The U.S. marijuana industry is booming. Medical marijuana is now legal in 23 states and the District of Columbia. Recreational use is legalized in four states, with others eyeing legislation. Research firm GreenWave Advisors estimates the U.S. market could be worth $35 billion by 2020 if it is legalized federally.
But that industry growth has come with a dangerous trend: Pot stocks are scamming investors by trying to pass themselves off as the next hot marijuana startup.
This has become so common in fact, the SEC has issued several warnings.
In May 2014 the commission sent an investor alert warning of marijuana-related investments because "fraudsters often exploit the latest growth industry to lure investors with the promise of high returns."
That leads to companies changing names or business plans completely. A company that once had nothing to do with pot tries to pass itself off as a major player in the market.
Here's a look at three pot stocks that used the hype surrounding the marijuana industry to cash in – and then quickly cash out…
Top Pot Stocks to Avoid No. 1: MediJane Holdings Inc. (OTCMKTS: MJMD)
MediJane Holdings Inc. (OTCMKTS: MJMD) describes itself as a distributor of transdermal patches, capsules, and sublingual sprays in the medical marijuana industry. It provides smokeless alternatives to patients with marijuana prescriptions.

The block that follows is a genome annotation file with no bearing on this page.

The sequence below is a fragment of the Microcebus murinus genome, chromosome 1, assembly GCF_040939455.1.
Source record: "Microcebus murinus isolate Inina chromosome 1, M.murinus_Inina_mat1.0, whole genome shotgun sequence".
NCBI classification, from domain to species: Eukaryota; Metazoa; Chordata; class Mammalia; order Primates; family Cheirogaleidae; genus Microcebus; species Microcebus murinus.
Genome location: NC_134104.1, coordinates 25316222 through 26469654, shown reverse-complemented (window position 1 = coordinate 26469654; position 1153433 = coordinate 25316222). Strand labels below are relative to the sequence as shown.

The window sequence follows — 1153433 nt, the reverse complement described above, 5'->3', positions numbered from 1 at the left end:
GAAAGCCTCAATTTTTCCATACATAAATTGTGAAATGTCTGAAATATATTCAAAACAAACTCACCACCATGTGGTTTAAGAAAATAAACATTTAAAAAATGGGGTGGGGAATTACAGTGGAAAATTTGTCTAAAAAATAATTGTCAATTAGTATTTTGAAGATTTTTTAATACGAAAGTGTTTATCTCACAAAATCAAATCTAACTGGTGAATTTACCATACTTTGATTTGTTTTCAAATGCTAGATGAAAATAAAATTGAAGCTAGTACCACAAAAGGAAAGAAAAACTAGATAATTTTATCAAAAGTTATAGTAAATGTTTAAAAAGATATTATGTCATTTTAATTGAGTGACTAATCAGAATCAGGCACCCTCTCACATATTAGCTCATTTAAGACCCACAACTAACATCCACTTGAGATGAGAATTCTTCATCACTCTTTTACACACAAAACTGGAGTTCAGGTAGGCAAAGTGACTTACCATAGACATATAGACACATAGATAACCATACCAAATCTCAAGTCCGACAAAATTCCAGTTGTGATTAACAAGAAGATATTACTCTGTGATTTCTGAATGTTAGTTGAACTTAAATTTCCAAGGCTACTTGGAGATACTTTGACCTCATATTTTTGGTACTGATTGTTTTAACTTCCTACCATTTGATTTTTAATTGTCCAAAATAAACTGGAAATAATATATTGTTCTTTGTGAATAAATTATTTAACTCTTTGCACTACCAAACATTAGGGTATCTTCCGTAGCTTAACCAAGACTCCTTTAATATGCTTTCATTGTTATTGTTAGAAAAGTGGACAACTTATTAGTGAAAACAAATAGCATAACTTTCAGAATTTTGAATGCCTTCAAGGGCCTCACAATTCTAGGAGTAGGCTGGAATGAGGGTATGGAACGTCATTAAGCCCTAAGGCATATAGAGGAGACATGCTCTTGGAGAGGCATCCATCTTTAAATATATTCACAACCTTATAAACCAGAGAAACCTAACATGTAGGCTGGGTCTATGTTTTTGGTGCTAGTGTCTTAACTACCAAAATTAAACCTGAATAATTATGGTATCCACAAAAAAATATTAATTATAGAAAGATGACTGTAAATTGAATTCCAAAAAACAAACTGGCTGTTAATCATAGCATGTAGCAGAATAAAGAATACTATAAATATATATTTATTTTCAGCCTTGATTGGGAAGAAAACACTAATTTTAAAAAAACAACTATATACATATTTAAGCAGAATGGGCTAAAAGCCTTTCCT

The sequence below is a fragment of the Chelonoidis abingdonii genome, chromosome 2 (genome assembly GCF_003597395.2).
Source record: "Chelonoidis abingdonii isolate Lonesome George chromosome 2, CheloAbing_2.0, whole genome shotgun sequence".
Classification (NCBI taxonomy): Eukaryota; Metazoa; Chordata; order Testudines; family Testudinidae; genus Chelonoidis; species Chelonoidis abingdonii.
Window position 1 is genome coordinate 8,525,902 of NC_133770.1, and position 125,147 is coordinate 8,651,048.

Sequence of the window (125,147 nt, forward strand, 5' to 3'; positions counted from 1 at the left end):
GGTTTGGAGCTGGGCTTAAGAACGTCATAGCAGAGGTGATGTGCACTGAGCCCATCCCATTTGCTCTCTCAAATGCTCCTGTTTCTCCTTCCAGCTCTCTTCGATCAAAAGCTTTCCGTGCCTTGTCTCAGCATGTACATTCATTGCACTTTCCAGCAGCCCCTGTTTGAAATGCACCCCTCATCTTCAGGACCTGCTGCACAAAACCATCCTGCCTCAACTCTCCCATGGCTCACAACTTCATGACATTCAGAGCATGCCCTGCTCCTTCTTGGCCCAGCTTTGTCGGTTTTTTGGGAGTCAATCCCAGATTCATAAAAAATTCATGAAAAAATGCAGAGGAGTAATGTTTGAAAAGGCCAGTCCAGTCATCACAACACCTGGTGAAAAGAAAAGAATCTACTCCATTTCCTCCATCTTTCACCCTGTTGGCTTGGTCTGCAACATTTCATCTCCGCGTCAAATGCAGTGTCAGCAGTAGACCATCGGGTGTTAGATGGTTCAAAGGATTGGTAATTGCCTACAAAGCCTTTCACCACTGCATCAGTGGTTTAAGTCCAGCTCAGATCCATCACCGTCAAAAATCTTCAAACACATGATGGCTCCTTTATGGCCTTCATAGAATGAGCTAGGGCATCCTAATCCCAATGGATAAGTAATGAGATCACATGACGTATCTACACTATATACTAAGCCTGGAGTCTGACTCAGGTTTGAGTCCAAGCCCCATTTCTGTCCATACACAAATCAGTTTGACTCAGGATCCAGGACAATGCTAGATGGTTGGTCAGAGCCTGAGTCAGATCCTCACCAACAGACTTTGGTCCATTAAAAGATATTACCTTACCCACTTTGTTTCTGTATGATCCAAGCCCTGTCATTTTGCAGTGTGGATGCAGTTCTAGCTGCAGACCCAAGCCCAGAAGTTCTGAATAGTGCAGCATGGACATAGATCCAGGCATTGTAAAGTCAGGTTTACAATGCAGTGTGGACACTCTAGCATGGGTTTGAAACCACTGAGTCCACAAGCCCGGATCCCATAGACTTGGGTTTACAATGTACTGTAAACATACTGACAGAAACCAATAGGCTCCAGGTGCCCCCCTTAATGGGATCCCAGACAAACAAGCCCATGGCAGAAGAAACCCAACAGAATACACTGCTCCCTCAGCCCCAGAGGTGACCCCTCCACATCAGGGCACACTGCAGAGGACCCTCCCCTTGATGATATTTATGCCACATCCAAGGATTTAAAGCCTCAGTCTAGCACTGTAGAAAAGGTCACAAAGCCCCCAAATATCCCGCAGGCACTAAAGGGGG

The first red flag is the company's name change. The firm was formerly known as Mokita Inc. as recently as March 2014. Suspiciously, the company is filed with the OTC Markets under the "Crude Petroleum and Natural Gas" industry code. The company also offered a 10-to-1 stock split in late 2013.
The company's financial reporting is worrisome too. In a November 2014 financial statement, MJMD reported just $8,000 in revenue. On top of that, it has just three employees.
Following the name change, a promotional advertisement from "Undervalued Quarterly" touted the potential of pot stocks like MJMD with gains of "381%… 592%… 768%… or higher."
Shortly after, shares of MJMD climbed as high as $1.53 in March 2014. They had been worth just $0.34 earlier that month. Today, they are worth less than $0.01 each. This activity mirrors that of a "pump-and-dump" scheme, one of the worst penny stock scams on the market.
Pump and dump schemes are when penny stock promotors create excitement around a hot, new company and push the share value higher. At that point, the shares are unloaded for a huge profit. Those who were duped are left with worthless shares.